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The Rochester school district starts the year with more challenges than is good for it

What do you want in a school superintendent? 

The Rochester school district starts the year with more challenges than is good for it

Urban journal

The Rochester school district starts the year with way more challenges than are good for it.

The biggest, of course, is finding a new superintendent; Manny Rivera will be on the job for only five more months. I don't question his devotion to the district and to Rochester's children, but there are limits to what he can accomplish before he goes to Boston.

And even if we luck out and a new superintendent moves in the day after Rivera leaves, it'll take months for the new person to learn the ropes.

The district also hopes to embark on a major capital program, upgrading most schools, perhaps demolishing a few and expanding others. The plan carries plenty of potential for controversy.

Then there's the issue of diversity. Some African-American leaders complain that the district doesn't hire enough black teachers. And for the past several months, Rivera has been dealing with charges that some employees were denied promotions because of racism.

Rivera and his staff will be dealing with all that while they draft a new budget and hire and train new teachers and administrators. And meantime, the School Board will be looking for Rivera's replacement.

The board's search committee is asking for public input, starting with questionnaires on the qualities needed in a new superintendent. We are to rate a long list of possible characteristics: 22 of them, to be exact. (And one of the 22 on the list has 11 sub-characteristics.)

Should the new superintendent be familiar with "the crucial issues facing a large urban school district"? Should the superintendent have a record of "changing a large, complex organization"? Of working with unions, involving "civic, corporate, and foundation partners," standing up to "powerful individuals and interest groups."

Well, yes. All of the above. What I want is somebody who knows the challenges of urban districts like Rochester's. Somebody who knows what's happening in the inner cities of America.

Somebody who doesn't insist that despite the concentration of poverty, this school district, on its own, can do the impossible: raise up Rochester's poorest children and send them out into the world able to be successful.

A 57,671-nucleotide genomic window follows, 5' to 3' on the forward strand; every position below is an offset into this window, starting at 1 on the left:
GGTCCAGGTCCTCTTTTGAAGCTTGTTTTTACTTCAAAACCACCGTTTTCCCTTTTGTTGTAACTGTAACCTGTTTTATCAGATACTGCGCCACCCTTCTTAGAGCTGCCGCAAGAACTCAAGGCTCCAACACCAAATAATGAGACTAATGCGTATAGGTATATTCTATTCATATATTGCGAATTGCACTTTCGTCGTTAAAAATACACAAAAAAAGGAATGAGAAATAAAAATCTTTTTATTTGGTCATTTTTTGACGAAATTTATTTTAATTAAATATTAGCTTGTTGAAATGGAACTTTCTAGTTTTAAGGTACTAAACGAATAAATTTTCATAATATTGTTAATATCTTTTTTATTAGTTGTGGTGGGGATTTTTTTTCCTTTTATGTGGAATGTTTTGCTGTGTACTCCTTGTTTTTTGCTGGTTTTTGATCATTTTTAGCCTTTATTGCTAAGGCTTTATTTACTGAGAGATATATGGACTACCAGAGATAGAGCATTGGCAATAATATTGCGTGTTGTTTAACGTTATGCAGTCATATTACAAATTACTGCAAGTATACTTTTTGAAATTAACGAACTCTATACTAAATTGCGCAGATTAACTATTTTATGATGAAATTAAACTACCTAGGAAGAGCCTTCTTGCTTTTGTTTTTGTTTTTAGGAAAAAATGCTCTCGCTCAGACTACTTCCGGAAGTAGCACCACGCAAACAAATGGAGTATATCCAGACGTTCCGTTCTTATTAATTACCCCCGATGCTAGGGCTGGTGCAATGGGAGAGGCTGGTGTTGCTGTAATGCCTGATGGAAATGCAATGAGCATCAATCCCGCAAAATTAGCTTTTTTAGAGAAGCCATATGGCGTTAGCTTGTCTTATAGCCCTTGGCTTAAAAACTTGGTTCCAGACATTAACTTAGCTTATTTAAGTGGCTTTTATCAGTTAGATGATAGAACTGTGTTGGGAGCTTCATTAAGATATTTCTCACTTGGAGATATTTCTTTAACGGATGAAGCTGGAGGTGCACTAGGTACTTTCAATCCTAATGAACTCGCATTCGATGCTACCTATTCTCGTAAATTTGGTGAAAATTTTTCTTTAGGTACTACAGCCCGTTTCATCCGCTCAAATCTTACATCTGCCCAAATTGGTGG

Somebody who will capture the imagination of the Greater Rochester public. Somebody who will fire up public officials and business leaders.

Somebody who can overcome the growing racial tension within this community.

And somebody who has extraordinary vision --- who is thinking way, way ahead of the curve. Maybe somebody who could devise a magnet-school plan that would excite not only city parents and students but also suburban parents. Somebody who could convince suburban districts and area colleges and universities to establish innovative campus schools that would serve city and suburban children.

Is there such a person? We'll see.

If this community had the will, it could create a model school district, one that would show the nation how to overcome the crippling effects of concentrated poverty and set its poorest children on a path to success.

But that can't be done unless the entire community gets involved. So far, we haven't had the will. Urging suburbanites to serve as mentors and tutors is about as big as we think.

Could a new superintendent push us into bolder action? Maybe not. But it doesn't hurt to hope.

Missing from the 'fraud' story

One of Governor Eliot Spitzer's last acts as state attorney general was to file suit against the Rochester school district's former CEO for Business, Henry Marini. Spitzer charges that Marini helped a group of consultants defraud the district.

The consultants got contracts for about $420,000. The suit charges that the consultants and Marini evaded School Board review by subdividing the contracts so that each one would fall under the $25,000 limit that requires that review. And, says Spitzer's suit, some of the work was never done.

`Based on that release --- and the Democrat and Chronicle's Saturday report --- you'd think that Marini and the four consultants have been found guilty. But this is a suit, not a judgment. And it's a civil suit; nobody has charged that a crime has been committed. Rational folks will wait for the outcome of the case.

I'll say here that I've been an admirer of Marini. When he joined the district, its credibility was about as low as it could get. He came from the private sector --- Bausch and Lomb --- and was highly respected. In my own dealings, I found him to be bright, intensely knowledgeable about the district's finances, and passionate about the district and the children it served.

Marini's attorney, Lawrence Andolina, said on Tuesday that it was hard to respond to Spitzer's charges; neither he nor Marini had been served a copy of the complaint. But, insisted Andolina, Marini has done nothing wrong. He cooperated fully with the Spitzer investigation, said Andolina, "and he is prepared to defend himself in the matter."

Marini had "no prior relationship" with the consultants, said Andolina, and all of the consultants' services "were performed and performed well."

And, said Andolina, all of the contracts were approved by other school-district administrators.

I'm not going to sit here and judge this case. But there are two sides in this story. Marini's deserves public airing.

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